Hugh Crawford
Hugh Crawford
9 months ago

What about the Tim Burton Batmobile?
Reminded me of the Spyker at the time.

PlatinumZJ
PlatinumZJ
9 months ago

I appreciate National’s honesty regarding their water pumps.

ES
ES
9 months ago

offhand, maybe the aesthetic vibe was leaning on the shape of steam locomotives, presumably the contemporary epitome of speed and power?

Jack Beckman
Jack Beckman
9 months ago

If this is the only post of the series it will be the most meta series ever.

Nic Periton
Nic Periton
9 months ago

You did not mention the film “Geneveive” which stars a Spyker with a round radiator, for a significant proportion of the British public this film is what they imagine all veteran cars to look like.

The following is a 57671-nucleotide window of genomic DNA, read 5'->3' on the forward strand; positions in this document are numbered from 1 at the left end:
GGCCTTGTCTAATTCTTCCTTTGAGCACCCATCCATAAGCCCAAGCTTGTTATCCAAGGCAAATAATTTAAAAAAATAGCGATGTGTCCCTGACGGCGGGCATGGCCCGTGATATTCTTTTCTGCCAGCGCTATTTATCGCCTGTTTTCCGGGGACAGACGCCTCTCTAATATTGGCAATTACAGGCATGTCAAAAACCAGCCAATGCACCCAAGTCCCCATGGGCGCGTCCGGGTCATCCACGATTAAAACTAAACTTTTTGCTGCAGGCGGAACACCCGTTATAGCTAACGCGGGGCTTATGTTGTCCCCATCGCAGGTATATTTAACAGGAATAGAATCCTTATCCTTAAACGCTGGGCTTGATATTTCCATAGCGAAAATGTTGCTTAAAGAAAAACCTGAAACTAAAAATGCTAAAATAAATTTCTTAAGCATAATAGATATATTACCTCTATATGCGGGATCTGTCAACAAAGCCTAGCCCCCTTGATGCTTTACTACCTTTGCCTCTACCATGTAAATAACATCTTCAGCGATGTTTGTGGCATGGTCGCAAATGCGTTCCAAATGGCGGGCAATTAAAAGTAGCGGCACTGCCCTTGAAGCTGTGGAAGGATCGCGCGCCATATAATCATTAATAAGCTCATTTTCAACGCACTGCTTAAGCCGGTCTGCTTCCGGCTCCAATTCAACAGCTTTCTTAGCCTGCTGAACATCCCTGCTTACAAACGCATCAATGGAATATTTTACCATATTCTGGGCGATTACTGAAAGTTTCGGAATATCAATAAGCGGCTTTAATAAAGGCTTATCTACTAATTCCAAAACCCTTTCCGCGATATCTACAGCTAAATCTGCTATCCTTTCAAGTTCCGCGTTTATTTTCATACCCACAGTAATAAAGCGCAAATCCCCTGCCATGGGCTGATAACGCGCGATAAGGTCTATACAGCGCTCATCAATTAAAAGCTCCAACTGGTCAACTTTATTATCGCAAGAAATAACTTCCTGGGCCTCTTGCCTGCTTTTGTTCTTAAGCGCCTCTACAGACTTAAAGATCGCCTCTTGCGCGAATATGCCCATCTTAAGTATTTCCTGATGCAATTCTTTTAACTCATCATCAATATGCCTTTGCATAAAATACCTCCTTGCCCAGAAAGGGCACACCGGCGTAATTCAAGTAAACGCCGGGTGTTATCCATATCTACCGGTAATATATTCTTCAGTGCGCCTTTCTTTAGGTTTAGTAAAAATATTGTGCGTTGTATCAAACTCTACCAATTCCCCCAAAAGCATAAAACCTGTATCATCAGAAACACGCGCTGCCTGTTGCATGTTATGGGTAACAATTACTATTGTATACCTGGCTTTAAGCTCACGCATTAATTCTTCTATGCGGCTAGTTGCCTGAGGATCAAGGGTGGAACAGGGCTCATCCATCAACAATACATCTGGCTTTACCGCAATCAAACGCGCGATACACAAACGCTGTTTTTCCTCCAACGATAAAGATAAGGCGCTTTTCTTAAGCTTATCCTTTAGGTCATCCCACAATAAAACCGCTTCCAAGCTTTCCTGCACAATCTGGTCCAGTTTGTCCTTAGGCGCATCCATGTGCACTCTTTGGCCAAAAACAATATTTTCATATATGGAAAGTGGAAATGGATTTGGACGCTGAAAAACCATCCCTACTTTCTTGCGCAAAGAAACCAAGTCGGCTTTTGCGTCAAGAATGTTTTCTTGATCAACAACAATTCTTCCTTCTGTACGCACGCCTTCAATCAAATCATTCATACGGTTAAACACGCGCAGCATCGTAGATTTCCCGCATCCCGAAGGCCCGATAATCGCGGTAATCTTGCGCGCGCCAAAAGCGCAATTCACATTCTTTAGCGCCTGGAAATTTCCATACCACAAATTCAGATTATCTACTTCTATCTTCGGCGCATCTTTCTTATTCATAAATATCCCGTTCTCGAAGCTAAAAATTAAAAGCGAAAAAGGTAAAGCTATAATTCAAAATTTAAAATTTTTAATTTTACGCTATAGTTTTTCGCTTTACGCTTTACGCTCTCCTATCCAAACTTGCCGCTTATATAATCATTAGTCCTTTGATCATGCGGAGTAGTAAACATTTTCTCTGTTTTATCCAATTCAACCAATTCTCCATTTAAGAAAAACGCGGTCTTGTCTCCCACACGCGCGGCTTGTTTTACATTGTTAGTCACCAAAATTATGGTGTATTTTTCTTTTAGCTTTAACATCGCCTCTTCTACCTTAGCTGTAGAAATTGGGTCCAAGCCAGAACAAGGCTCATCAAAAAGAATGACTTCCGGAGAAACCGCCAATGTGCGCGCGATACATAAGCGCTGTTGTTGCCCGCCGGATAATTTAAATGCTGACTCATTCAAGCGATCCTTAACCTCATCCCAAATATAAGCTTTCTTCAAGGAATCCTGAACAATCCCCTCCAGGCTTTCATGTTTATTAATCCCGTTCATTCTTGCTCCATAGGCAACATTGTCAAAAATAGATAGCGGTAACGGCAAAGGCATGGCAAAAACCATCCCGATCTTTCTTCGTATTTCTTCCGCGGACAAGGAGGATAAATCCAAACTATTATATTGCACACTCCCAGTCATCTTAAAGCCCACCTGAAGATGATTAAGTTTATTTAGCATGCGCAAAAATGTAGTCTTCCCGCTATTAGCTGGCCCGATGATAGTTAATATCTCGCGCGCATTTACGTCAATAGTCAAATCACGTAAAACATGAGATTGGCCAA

Is it even possible that you have not seen this film?

MaximillianMeen
MaximillianMeen
9 months ago
Reply to  Nic Periton

Never heard of this movie even though it apparently spawned one of my favorite old car chase movies, “It’s a Mad, Mad, Mad, Mad World!”

Harmon20
Harmon20
9 months ago

Sure, that blurb explaining it sounds good, but they had to come up with something other than, “We did it to get in your head.”

The whole point to the shape was because it communicates strength and reliability. When these cars were a thing the person seeing them would, even if unconsciously, immediately associate them with the boilers of big, powerful locomotives. You know this is true because the entire engine section is round, not just the radiator. That is a purely asethetic choice, not a practical constraint, and it just reinforces the locomotive association. The most surprising thing about it is that they have two headlights and not one big one in the middle. A bridge too far, I guess. Can’t be too obvious.